That’s what happend with Jeanne Smith. Six months into Procore’s initial coaching program, she had a meeting to show proof points and hopefully get approval from senior leaders to increase their investment in coaching: “We were showing data and crossing our fingers we’d get some budget to do this, and something magical happened. Our clients started to stand up one by one to talk about their experience in coaching, saying things like ‘it has changed my leadership’ and ‘it has changed the way I show up at home.’”
That was the moment where senior leaders who were making the decisions recognized the true impact coaching could have. “It was the voices of those that experienced [coaching] that locked it in and accelerated our program.”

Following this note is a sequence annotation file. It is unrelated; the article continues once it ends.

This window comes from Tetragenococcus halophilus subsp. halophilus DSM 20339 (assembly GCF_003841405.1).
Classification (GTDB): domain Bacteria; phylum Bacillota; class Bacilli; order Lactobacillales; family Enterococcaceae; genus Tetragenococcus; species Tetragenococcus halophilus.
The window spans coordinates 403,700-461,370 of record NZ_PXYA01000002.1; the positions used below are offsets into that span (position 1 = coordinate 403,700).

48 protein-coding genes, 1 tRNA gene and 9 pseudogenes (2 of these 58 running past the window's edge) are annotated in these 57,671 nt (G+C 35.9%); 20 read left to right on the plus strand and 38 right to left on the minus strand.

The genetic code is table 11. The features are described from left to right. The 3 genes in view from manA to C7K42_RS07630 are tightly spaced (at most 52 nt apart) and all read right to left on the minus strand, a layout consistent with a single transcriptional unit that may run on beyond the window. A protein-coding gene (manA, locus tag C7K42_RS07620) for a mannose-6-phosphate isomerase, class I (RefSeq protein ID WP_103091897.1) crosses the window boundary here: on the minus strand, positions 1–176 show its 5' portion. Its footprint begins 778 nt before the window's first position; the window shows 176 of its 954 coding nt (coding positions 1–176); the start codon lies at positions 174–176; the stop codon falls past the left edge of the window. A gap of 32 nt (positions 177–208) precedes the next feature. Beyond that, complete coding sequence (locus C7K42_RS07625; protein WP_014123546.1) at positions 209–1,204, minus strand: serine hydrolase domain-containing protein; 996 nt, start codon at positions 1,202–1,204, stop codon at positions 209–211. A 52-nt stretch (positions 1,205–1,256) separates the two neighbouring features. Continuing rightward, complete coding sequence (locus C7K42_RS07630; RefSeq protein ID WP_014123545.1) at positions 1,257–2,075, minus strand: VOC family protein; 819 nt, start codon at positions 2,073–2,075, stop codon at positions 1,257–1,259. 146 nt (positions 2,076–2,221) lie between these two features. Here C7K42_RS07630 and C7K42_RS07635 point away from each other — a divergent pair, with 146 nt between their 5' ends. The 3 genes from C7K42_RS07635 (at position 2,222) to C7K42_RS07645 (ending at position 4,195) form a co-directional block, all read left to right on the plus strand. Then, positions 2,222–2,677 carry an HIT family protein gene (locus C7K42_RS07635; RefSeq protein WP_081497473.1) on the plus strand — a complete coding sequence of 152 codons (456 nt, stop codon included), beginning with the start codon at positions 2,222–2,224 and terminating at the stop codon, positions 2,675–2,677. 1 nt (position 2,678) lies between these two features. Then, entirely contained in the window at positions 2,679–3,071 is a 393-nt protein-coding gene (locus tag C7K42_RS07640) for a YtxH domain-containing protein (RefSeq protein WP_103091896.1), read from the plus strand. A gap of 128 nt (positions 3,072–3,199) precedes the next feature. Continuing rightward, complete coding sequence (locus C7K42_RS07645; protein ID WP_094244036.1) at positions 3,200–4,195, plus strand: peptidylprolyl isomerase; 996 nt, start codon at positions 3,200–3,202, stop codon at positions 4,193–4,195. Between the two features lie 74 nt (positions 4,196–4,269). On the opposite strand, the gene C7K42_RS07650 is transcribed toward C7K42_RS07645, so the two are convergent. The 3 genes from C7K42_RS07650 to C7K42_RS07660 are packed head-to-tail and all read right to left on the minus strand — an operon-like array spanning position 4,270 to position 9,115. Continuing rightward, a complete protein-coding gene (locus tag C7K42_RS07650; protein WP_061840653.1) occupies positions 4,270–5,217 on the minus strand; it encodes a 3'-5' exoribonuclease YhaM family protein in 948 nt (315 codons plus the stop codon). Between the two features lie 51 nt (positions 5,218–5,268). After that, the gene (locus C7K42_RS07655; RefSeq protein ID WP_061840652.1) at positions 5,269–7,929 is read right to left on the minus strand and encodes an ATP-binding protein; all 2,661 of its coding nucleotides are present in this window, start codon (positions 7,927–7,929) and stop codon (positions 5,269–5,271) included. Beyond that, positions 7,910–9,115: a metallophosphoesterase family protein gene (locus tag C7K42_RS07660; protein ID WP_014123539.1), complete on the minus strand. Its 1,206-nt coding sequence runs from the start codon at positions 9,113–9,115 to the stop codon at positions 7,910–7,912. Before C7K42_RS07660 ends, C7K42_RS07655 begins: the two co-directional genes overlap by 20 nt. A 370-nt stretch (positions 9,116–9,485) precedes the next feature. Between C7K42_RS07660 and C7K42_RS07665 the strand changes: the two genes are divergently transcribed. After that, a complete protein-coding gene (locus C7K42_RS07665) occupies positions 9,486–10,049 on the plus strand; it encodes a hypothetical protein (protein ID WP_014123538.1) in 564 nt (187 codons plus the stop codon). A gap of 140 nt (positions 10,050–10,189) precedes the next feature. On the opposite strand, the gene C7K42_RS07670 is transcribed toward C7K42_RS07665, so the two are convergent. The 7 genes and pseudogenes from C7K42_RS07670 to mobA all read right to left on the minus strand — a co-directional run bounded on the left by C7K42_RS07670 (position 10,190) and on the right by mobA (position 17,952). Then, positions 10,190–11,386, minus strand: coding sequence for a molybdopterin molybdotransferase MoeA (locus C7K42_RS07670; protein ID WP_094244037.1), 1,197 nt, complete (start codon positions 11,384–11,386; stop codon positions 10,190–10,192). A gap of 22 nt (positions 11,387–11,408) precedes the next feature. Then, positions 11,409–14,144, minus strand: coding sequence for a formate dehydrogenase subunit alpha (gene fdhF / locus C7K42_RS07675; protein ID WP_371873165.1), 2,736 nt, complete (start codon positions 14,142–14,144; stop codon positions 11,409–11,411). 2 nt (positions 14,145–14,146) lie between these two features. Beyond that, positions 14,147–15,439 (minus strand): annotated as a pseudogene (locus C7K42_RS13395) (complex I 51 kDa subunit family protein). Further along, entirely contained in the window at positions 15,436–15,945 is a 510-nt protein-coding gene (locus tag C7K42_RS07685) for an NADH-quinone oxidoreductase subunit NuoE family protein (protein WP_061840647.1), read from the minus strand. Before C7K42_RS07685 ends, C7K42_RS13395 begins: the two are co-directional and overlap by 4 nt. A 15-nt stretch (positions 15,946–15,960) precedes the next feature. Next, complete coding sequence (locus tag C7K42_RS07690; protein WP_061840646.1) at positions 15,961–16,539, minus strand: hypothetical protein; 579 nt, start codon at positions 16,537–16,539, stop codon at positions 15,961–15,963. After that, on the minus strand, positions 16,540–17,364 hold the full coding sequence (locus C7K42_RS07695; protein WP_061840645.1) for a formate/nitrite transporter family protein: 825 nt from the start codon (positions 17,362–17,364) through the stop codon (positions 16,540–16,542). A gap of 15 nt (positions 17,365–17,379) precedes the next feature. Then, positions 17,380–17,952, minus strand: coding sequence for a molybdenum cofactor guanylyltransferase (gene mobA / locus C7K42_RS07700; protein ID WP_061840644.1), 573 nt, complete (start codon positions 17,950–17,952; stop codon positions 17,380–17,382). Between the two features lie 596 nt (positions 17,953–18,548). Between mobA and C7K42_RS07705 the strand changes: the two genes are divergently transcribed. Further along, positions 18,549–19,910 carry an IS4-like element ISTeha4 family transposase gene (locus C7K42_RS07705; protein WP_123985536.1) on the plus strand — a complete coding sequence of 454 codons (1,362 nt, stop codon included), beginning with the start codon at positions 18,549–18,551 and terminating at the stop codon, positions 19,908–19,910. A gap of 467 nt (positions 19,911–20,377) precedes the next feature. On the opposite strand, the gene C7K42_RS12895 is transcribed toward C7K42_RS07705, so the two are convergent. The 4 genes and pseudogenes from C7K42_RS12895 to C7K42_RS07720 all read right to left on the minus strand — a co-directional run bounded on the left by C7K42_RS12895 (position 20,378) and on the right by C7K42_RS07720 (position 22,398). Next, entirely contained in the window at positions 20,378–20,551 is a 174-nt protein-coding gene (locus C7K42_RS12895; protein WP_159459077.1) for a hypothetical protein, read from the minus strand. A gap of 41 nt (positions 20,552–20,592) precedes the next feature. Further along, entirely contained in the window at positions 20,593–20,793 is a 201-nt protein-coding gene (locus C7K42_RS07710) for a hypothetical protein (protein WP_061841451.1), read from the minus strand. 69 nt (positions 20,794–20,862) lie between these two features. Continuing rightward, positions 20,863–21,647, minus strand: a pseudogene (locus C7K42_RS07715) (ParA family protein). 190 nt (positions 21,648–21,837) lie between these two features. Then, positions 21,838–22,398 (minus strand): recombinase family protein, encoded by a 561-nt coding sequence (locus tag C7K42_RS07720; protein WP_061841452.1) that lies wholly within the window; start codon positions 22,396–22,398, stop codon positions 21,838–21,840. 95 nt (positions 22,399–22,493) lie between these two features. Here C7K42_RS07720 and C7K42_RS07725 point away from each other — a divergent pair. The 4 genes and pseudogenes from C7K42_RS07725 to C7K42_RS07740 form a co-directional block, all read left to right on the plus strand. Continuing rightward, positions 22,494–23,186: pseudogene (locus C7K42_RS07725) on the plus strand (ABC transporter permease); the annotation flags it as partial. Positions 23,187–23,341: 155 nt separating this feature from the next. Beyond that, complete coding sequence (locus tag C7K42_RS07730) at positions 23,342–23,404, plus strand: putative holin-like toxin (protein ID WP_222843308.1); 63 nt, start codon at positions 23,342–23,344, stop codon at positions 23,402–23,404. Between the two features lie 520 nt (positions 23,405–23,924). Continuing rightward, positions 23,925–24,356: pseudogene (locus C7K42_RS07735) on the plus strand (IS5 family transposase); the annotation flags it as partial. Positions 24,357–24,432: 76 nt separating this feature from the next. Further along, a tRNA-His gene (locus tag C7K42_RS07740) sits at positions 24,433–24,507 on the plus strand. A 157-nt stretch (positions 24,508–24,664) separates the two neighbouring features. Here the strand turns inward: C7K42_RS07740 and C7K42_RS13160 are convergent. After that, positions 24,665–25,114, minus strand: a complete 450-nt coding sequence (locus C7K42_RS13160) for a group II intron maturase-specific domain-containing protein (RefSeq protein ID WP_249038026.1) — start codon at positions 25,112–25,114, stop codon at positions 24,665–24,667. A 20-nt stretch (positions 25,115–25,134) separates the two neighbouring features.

Procore is a clear case study of how buy-in from the top leads to stronger people and business results. Their CEO became an advocate for developing a coaching culture at Procore, hiring Smith as Coaching Culture Architect. A few years later, the $3B startup became the gold standard for how a coaching culture can create a competitive advantage for greater engagement, performance, and business outcomes.
Remember to speak to your strategy and appeal to the rational side of business leaders. Avoid using coaching jargon and instead focus on the results coaching approach can achieve. And bring leaders along on this journey. Making a personal impact on a few key individuals can unlock incredible potential that makes better people, better employees, and more impactful and resilient organizations.